And now, as I write these words, it seems that we still don’t have any idea exactly why it is that Jared Loughner went on a rampage, spilling blood and scaring a nation.  The suspect himself isn’t talking, early indications from the investigation point to Loughner having some kind of mental instability.  Unfortunately, without more information, we may never really know why he did what he did.

In closing, I want to share with you some very important words from Jon Stewart of The Daily Show regarding this tragedy and how people are reacting to it. These are the most mature, rational, and – yes – skeptical words I’ve heard uttered on the matter, and I hope that we all take them to heart:

Posted in politics | Tagged: , , , , , , , , , , , , , , , , , , , , , , , , , , , , , , , , , , , , , , , , , , | 5 Comments »

Bjorn Lomborg, a.k.a. the “Skeptical Environmentalist”, Now Says Global Warming is a Chief Concern for the World

Posted by mattusmaximus on September 1, 2010

Wow, what a difference a decade makes.  Those of us who have been following the science of climate change & global warming for the last ten years will recall a book that came out in 2001 titled “The Skeptical Environmentalist” – authored by an economist named Bjorn Lomborg. This book was widely perceived by many to have been the opening shot in what some call the modern “climate wars”; Lomborg was viewed as someone who looked at the growing scientific consensus on global warming and dismissed it.  Because of this, for quite some time, Lomborg has been somewhat of a folk hero to global warming deniers

Well, in a turnabout which rings of truth being stranger than fiction, Bjorn Lomborg is now changing his mind on the issue: he now states publicly, in a new book coming out later this month, that human-induced global warming is “undoubtedly one of the chief concerns facing the world today” and “a challenge humanity must confront”.  In fact, he is even proposing a multi-billion dollar international fund to tackle the problem directly!

Read more about this in the following Guardian article on the matter…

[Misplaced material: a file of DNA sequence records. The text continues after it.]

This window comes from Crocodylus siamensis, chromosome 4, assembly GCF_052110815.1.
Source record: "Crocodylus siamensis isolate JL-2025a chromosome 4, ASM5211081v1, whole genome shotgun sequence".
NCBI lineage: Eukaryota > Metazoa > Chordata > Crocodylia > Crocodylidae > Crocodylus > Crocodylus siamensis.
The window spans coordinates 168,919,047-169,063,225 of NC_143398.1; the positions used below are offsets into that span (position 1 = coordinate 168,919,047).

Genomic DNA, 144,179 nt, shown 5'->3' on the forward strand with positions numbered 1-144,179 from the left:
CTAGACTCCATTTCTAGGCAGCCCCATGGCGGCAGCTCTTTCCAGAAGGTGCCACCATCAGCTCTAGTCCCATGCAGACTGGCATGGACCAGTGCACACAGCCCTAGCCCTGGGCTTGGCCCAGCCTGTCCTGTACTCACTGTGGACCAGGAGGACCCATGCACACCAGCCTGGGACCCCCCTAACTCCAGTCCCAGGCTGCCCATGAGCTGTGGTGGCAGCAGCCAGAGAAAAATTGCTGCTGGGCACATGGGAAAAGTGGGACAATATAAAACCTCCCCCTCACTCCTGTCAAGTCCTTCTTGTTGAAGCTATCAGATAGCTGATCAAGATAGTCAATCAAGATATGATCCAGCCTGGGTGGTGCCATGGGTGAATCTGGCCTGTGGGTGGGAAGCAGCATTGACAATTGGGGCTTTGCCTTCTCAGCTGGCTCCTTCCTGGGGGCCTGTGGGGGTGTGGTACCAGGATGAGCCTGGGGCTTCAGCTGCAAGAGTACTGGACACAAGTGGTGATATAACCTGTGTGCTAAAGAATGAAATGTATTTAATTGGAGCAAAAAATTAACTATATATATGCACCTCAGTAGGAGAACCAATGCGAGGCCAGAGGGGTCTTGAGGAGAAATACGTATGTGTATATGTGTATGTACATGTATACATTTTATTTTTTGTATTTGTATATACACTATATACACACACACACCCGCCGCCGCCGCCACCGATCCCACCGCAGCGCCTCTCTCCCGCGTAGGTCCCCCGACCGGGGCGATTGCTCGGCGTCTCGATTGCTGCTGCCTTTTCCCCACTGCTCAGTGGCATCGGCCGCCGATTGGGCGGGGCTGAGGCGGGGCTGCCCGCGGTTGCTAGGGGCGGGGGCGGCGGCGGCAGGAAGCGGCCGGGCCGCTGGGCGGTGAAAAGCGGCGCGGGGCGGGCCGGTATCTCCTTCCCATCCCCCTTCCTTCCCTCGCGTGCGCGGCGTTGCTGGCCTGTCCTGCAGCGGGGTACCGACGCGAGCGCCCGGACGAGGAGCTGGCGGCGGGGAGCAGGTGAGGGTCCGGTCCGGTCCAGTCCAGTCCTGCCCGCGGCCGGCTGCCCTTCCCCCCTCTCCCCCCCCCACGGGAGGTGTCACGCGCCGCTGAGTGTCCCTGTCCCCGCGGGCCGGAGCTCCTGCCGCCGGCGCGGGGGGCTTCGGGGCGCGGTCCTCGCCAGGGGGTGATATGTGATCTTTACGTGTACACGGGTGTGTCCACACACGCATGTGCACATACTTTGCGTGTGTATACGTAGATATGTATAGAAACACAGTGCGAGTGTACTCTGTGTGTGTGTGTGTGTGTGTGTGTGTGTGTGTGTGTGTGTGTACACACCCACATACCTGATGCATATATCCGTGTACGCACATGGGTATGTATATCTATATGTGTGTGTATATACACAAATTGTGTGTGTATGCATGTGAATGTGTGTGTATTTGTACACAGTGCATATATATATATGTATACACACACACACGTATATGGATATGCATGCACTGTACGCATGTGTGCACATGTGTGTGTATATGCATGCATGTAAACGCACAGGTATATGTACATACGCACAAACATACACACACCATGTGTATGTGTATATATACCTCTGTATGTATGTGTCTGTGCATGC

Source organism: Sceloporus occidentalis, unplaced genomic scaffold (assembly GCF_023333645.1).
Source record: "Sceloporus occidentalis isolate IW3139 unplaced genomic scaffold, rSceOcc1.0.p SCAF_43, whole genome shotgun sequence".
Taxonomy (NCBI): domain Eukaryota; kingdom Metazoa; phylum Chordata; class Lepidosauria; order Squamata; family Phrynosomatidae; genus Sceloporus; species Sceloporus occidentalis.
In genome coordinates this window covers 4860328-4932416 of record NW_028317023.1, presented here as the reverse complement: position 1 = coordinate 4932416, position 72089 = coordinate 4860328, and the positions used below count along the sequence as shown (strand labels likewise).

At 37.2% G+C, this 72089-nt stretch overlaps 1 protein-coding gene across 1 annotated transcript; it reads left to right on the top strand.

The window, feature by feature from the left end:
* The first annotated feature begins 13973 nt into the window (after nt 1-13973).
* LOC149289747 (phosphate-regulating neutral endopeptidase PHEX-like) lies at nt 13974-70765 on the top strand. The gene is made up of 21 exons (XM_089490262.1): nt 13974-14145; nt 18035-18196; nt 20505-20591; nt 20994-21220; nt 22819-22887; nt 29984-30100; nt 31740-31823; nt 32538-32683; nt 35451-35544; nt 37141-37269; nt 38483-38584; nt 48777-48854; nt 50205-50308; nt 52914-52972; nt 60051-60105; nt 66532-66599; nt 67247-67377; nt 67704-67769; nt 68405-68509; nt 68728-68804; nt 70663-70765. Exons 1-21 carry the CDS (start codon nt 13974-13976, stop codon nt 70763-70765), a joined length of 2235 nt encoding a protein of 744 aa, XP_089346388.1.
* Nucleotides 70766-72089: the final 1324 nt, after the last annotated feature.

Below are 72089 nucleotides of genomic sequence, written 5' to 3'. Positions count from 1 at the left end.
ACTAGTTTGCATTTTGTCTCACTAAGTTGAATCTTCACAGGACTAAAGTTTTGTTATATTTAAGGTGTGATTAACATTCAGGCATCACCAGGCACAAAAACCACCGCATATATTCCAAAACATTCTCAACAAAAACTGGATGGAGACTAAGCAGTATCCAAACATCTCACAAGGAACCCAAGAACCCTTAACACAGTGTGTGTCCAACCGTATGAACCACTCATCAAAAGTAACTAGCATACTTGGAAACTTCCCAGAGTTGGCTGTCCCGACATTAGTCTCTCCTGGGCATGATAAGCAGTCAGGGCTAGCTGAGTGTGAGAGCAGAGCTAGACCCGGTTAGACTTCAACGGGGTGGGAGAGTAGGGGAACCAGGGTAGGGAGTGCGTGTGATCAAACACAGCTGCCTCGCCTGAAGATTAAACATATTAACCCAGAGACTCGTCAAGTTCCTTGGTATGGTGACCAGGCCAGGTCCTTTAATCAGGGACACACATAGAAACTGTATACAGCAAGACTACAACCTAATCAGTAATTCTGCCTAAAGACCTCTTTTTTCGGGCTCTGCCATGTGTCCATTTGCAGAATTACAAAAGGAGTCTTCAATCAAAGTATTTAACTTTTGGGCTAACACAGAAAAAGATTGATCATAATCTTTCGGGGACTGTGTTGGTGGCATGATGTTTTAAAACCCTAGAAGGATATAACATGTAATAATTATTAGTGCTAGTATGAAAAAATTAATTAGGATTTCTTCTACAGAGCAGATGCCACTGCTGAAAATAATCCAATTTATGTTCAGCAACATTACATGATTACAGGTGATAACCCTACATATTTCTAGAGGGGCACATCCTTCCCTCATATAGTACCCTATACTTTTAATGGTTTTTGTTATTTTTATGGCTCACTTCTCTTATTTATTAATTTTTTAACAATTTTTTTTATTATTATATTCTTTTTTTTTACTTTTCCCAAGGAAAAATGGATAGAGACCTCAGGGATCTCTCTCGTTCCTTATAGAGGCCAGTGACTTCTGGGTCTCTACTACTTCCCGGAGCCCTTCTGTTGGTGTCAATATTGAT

Bjørn Lomborg: $100bn a year needed to fight climate change

The world’s most high-profile climate change sceptic is to declare that global warming is “undoubtedly one of the chief concerns facing the world today” and “a challenge humanity must confront”, in an apparent U-turn that will give a huge boost to the embattled environmental lobby.

Bjørn Lomborg, the self-styled “sceptical environmentalist” once compared to Adolf Hitler by the UN’s climate chief, is famous for attacking climate scientists, campaigners, the media and others for exaggerating the rate of global warming and its effects on humans, and the costly waste of policies to stop the problem.

But in a new book to be published next month, Lomborg will call for tens of billions of dollars a year to be invested in tackling climate change. “Investing $100bn annually would mean that we could essentially resolve the climate change problem by the end of this century,” the book concludes. …

Read the rest of this entry »

Posted in economics, global warming denial | Tagged: , , , , , , , , , , , , , , , , , , , , , , , , , , , | 1 Comment »

How I Use a Card Trick to Teach About Science

Posted by mattusmaximus on July 20, 2010

Every year when I start a new class, I always take some time on the first day to discuss science & the scientific method. But I have my own fun & unorthodox spin on it: I first tell the “Dragon in My Garage” story, and then I go on to describe the scientific method in a very fun manner.  In short, I do a card trick…

The way I start is to ask my students if they’ve ever been to a family reunion or other gathering where someone present is doing card or magic tricks (suppose this person is “Old Uncle Harry”).  And say Uncle Harry does a particularly impressive card trick (some kind of “mind reading” or mentalism trick); what is likely to be the first response from the children present?  If you said “Do it again!” that’s a pretty good guess, but second to that I’d say the next most common response is “How did you do that?”

“How did you do that?” – contained within this question is a lot of information, folks.  First, it shows that even little kids can think critically & skeptically, because if Uncle Harry responds “It’s magic, kid (wink, wink)” even children know something’s fishy.  Second, it shows that kids want to know some kind of plausible, naturalistic solution to the supposedly “magical” phenomenon they just witnessed.